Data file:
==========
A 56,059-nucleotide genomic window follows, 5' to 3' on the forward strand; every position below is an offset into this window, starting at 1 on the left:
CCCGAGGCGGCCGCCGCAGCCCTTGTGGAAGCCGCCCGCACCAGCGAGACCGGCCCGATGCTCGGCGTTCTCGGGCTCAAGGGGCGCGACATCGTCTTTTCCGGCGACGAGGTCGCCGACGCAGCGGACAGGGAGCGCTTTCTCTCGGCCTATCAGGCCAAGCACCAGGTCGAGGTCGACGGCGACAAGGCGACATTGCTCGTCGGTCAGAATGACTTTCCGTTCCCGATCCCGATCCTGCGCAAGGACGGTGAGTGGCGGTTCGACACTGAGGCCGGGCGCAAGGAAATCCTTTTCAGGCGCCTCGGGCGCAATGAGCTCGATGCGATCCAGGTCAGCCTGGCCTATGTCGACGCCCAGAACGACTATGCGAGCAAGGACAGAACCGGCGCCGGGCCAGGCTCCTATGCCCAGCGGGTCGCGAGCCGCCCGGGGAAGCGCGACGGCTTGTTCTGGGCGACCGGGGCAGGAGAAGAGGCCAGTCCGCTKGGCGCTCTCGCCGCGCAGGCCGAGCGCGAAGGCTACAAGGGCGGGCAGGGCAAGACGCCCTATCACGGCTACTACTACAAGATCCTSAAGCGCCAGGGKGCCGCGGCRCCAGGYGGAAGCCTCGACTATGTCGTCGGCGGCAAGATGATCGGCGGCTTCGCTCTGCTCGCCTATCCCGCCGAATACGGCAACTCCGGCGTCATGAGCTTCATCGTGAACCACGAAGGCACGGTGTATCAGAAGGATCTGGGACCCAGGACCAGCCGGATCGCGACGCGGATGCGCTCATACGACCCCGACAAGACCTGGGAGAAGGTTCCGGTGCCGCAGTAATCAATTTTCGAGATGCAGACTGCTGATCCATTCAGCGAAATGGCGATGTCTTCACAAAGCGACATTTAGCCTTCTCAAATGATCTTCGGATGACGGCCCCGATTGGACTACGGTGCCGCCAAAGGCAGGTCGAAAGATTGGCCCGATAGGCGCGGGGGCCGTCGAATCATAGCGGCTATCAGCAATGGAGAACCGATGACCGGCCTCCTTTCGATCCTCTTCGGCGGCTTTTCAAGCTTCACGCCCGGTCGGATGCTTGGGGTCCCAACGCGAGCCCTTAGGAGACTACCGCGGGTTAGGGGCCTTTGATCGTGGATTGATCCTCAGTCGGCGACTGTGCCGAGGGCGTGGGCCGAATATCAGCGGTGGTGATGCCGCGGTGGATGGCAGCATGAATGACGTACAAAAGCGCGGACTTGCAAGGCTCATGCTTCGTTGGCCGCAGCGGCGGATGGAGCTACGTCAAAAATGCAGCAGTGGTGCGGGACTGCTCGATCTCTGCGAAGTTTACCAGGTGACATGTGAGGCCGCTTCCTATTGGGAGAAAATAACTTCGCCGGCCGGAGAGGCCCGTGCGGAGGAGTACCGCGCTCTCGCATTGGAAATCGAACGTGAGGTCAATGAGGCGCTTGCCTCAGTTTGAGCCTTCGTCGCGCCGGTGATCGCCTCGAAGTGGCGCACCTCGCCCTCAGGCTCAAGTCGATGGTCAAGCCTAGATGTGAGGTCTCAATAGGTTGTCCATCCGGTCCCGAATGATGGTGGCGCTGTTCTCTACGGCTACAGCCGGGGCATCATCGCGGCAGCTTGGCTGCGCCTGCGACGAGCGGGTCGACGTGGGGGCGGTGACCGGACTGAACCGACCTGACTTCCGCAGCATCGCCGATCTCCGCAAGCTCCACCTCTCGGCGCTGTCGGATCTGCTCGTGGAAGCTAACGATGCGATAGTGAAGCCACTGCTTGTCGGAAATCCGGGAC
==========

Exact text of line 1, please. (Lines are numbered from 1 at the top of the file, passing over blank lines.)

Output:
A 56,059-nucleotide genomic window follows, 5' to 3' on the forward strand; every position below is an offset into this window, starting at 1 on the left: